Posted on June 21, 2017 at 12:02 am by Rabbi Jeffrey Rappoport · Permalink · Leave a comment
In: General Topics, Kosher News

IMPORTANT INFO FROM THE OU ON DAIRY EQUIPMENT

The Silk non dairy Milks are labeled OUD, but in fact, its true status, at the present time, is DE (Dairy Equipment).

The following products are labeled OUD, but in fact, its true status, at the present time, is DE (Dairy Equipment):
Haagen Dazs Chocolate Sorbet
Haagen Dazs Cranberry Blueberry Sorbet
Haagen Dazs Mango Sorbet
Haagen Dazs Orchard Peach Sorbet
Haagen Dazs Raspberry Sorbet
Haagen Dazs Strawberry Sorbet
Haagen Dazs Zesty Lemon Sorbet

Bark thins

Cracker Jack Original

CVS and Ludens cough drops

Kirkland Signature dark chocolate super fruits

Crunchmaster baked kale crackers
Crunchmaster Multigrain – Sea Salt Rice Cracker
Crunchmaster Multi-Grain Crackers
Crunchmaster Multigrain Crackers 5 Seed
Crunchmaster Original Multiseed Crackers
Crunchmaster Sea Salt Edamame Chips
Crunchmaster Toasted Sesame Baked Rice Crisps
Crunchmaster toasted sesame, brown rice and chick pea crackers

 

What does DE mean? Parve products made with heat on dairy equipment may be eaten after meat, but not with meat.

Some kashrus agencies use a DE symbol, but the OU has chosen not to use a DE designation because it is felt it may be confusing to the kosher consumer. Also, to be a true DE product, the equipment must be properly cleaned of residue after dairy production, and that level of cleanliness is sometimes difficult to maintain and guarantee.

At the present time the following Oreo Sandwich Cookies do not contain dairy ingredients, though they are manufactured on dairy equipment:

– Original Oreo Sandwich Cookies
– Oreo Double Stuf Sandwich Cookies
– Oreo Original Mega Stuff Sandwich Cookie
– Mini Original Oreo Sandwich Cookies
– Chocolate Oreo Sandwich Cookies
– Golden Oreo Sandwich Cookies
– Triple Double Oreo Sandwich Cookies
– Oreo Thins Sandwich Cookies

The equipment is not necessarily cleaned before the production of these cookies, and there may be a small amount of dairy residue present. Nonetheless, the dairy component would be minimal, and from a Halachic perspective, the dairy residue is nullified (botel bishishim) and of no consequence. The bottom line of all this is that these cookies may be consumed after meat and poultry, but not simultaneously.

Please note that it is possible that the manufacturer will reformulate this product and add a true dairy ingredient. You will not be able to know this, since the OUD kosher symbol will remain the same. We recommend that you call our office every 3 months to reconfirm the DE status of this product.

The Mrs. T’s Classic Onion Pierogies are actual dairy.

 

Please do not hesitate to contact us again should you have any further questions.

 

Sincerely,

 

The Web(be) Rebbe

Orthodox Union Kashruth Division

Posted on June 20, 2017 at 12:02 am by Rabbi Jeffrey Rappoport · Permalink · Leave a comment
In: General Topics, Kosher Alert, Uncategorized

SIXTEEN NEW UNILEVER FROZEN TREATS

PRESS RELEASE

*********CHECK INDIVIDUAL PRODUCTS FOR HECHSHERIM

 

Unilever introduced 16 new frozen treats in 2017 across five of its brands: Breyers®; Good Humor®; Klondike®; MAGNUM® Ice Cream; and Popsicle®. New offerings include Breyers® first-ever, non-dairy line made with almond milk; a new Simply Popsicle® line made with colors and flavors from natural sources and more options that appeal to a variety of tastes and preferences from Good Humor®, Klondike® and MAGNUM® Ice Cream. The new treats are currently available in grocery stores nationwide.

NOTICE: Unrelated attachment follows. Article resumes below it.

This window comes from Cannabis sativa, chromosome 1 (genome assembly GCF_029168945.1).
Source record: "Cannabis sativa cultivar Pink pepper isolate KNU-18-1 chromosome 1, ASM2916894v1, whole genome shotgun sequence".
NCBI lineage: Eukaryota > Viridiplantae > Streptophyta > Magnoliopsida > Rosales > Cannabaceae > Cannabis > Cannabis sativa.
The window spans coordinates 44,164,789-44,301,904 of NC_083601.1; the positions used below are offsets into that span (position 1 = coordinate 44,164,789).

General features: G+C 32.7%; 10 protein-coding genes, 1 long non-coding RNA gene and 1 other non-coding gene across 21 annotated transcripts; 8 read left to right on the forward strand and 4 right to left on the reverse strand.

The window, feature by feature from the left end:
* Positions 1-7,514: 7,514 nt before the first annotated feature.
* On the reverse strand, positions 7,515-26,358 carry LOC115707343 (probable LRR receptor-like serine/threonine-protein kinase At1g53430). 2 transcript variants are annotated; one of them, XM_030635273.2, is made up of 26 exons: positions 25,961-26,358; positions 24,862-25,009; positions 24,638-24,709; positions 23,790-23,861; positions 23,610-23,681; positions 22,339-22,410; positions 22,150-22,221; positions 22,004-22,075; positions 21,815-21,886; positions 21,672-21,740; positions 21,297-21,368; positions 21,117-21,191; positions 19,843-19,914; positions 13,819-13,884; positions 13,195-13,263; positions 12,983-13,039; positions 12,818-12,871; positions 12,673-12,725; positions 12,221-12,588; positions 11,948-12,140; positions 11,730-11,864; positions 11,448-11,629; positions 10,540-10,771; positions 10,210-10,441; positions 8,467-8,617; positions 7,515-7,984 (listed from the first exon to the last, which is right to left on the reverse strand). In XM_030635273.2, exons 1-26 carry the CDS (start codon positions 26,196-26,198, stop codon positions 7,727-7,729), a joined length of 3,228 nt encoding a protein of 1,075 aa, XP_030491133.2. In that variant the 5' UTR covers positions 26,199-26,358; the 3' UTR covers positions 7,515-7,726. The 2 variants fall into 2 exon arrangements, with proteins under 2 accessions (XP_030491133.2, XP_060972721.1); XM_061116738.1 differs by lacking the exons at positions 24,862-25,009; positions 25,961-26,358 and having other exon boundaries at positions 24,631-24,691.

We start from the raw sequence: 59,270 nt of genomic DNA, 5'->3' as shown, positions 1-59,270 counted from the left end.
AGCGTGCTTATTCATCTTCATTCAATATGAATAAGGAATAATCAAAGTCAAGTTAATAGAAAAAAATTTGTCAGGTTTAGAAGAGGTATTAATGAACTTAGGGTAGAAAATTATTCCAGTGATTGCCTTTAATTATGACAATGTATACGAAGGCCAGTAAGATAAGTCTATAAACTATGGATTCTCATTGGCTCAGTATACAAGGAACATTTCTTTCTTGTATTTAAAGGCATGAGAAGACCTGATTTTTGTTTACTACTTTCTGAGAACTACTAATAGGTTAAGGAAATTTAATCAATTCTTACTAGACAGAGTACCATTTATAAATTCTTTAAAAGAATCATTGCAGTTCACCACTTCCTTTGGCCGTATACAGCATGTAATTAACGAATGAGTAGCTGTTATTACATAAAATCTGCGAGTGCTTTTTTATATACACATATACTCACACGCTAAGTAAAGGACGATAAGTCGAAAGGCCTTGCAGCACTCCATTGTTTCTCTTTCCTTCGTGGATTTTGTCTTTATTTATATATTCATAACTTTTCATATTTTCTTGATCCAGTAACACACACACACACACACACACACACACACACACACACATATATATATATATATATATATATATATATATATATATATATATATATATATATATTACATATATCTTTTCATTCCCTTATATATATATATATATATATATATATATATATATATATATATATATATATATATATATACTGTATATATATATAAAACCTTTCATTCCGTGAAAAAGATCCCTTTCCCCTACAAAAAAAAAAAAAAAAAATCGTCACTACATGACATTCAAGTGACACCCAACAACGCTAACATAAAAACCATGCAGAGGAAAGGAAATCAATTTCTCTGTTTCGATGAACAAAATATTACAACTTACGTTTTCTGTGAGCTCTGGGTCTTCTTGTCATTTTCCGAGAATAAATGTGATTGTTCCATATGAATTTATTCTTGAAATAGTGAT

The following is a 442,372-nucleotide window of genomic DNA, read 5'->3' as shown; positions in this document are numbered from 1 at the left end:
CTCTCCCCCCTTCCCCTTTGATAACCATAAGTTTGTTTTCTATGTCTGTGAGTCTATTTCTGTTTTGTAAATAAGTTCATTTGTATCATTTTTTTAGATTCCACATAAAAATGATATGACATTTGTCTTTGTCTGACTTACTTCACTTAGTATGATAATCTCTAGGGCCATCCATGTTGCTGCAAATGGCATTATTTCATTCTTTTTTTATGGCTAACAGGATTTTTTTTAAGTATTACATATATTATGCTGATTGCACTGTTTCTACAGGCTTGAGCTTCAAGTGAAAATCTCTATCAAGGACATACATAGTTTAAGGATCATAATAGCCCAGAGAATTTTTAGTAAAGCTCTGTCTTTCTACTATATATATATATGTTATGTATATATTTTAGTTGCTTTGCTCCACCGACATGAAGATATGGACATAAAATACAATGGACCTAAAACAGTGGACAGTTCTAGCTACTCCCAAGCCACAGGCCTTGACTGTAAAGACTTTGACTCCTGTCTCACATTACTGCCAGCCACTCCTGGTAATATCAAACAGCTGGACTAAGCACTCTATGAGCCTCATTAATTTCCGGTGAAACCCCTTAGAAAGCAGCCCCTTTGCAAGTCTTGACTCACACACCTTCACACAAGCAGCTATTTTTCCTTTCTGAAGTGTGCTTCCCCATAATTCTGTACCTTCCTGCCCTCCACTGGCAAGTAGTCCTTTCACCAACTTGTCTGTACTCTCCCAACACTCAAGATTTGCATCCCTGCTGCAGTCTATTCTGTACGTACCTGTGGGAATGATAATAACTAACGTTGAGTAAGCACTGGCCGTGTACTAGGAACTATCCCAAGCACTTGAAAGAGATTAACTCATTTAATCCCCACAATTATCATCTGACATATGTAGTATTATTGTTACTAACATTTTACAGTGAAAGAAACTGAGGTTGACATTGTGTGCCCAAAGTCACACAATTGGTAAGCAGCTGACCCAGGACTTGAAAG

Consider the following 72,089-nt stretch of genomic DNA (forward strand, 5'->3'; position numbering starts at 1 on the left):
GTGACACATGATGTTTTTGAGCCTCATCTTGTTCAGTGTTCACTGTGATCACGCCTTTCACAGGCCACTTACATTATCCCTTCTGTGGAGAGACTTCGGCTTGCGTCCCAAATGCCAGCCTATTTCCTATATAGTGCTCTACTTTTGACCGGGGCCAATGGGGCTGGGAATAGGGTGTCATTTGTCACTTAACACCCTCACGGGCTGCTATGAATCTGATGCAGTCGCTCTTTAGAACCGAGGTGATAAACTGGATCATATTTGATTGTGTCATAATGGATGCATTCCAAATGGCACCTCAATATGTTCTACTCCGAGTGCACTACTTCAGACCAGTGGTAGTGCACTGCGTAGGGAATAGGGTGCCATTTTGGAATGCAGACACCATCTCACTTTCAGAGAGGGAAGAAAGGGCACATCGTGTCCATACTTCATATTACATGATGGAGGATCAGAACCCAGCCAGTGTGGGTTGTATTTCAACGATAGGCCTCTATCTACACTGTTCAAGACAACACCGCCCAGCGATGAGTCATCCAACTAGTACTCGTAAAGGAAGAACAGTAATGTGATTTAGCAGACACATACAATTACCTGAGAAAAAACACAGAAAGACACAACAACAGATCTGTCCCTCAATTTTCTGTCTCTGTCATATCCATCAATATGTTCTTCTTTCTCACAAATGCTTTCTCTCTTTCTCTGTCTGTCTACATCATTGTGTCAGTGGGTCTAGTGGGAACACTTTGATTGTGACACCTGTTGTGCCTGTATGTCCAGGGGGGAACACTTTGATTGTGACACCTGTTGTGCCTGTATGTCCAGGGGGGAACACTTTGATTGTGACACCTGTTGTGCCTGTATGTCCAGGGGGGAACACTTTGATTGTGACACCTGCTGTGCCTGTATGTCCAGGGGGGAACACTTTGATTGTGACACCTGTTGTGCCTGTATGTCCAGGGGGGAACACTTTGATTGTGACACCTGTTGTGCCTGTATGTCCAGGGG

Popsicle® Brand Introduces Simply Popsicle® Ice Pops

Popsicle® has been iconic to kids and parents alike since 1905. This summer, the brand introduces Simply Popsicle®, an ice pop made with real cane sugar and with flavors and colors from natural sources. The new line contains no high-fructose corn syrup and has 40 calories per pop. These varieties are sure to appeal to the whole family and come in four simply refreshing packs:

Simply Popsicle® Strawberry-Banana and Mango pairs icy-cold tropical Mango flavored pops and smoothie-licious Strawberry-Banana flavored pops together for a sweet, summer duo.

Simply Popsicle® Berry and Pineapple offers juicy Berry and tangy Pineapple flavored pops for a refreshing summertime treat.

Simply Popsicle® Orange, Cherry or Grape features the classic fruit flavors consumers know and love, made with real cane sugar and natural flavors.

Simply Popsicle® Strawberry and Raspberry couples fruity Strawberry flavored pops and frosty Raspberry flavored pops in one box.

Consumers can also find new Popsicle® pops in some of their favorite movie characters and flavors. Just look for the signature yellow box, now available in more than 20 unique flavors.

This year, new varieties include:

Popsicle® Star Wars™ Ice Pops are inspired by the iconic lightsabers in the Star Wars™ films, and come in three fruit flavors: First Order Cherry, Blue Raspberry Resistance and Galactic Watermelon.

Popsicle® Despicable Me Minions™ Ice Pops are inspired by Minions™ characters and come in two flavors, Compai Blue Raspberry and Bello Yellow Lemonade.

Popsicle® Sours are refreshing ice pops with bold, sour flavors and bright colors.

Popsicle® Banana and Lemon-Lime are ice pops with new, fun Banana and Lemon-Lime flavors.

Breyers® Expands to Include Non-Dairy Options; Non-GMO Sourced Ingredients in Six Flavors and New Varieties

Breyers® always starts with high quality ingredients.  Its pledge to quality has made the brand a family favorite since 1866.  This summer, Breyers is introducing its first-ever Non-Dairy line, available in two flavors: